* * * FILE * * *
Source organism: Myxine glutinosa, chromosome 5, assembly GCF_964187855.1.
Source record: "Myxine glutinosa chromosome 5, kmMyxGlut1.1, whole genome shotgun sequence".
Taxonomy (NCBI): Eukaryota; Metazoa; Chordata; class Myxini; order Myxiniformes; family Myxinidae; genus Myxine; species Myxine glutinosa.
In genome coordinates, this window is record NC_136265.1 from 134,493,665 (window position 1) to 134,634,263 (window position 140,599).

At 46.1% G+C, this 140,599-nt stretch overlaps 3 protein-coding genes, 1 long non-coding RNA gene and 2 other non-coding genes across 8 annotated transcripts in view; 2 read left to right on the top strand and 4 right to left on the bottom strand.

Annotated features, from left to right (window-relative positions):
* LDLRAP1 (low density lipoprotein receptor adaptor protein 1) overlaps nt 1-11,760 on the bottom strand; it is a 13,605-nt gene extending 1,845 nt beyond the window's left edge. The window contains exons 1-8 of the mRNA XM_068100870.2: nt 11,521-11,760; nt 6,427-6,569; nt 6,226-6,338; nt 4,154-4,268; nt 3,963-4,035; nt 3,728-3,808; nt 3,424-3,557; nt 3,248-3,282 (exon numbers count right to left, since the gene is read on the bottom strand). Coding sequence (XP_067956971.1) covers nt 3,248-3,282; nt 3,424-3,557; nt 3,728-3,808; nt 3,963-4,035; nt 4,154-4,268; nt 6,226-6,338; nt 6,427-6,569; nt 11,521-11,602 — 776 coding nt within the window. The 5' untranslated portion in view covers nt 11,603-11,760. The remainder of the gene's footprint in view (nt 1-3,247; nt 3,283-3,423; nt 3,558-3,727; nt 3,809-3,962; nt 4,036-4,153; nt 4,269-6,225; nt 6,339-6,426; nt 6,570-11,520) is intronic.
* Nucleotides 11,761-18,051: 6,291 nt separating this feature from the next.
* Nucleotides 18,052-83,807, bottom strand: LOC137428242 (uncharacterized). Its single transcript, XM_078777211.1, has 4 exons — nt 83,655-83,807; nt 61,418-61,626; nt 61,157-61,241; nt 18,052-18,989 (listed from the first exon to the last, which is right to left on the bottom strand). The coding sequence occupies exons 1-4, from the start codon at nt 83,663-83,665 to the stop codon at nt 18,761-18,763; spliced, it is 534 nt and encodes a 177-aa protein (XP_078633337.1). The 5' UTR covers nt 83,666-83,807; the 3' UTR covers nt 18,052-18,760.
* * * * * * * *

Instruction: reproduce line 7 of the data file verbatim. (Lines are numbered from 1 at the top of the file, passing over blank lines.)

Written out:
* LDLRAP1 (low density lipoprotein receptor adaptor protein 1) overlaps nt 1-11,760 on the bottom strand; it is a 13,605-nt gene extending 1,845 nt beyond the window's left edge. The window contains exons 1-8 of the mRNA XM_068100870.2: nt 11,521-11,760; nt 6,427-6,569; nt 6,226-6,338; nt 4,154-4,268; nt 3,963-4,035; nt 3,728-3,808; nt 3,424-3,557; nt 3,248-3,282 (exon numbers count right to left, since the gene is read on the bottom strand). Coding sequence (XP_067956971.1) covers nt 3,248-3,282; nt 3,424-3,557; nt 3,728-3,808; nt 3,963-4,035; nt 4,154-4,268; nt 6,226-6,338; nt 6,427-6,569; nt 11,521-11,602 — 776 coding nt within the window. The 5' untranslated portion in view covers nt 11,603-11,760. The remainder of the gene's footprint in view (nt 1-3,247; nt 3,283-3,423; nt 3,558-3,727; nt 3,809-3,962; nt 4,036-4,153; nt 4,269-6,225; nt 6,339-6,426; nt 6,570-11,520) is intronic.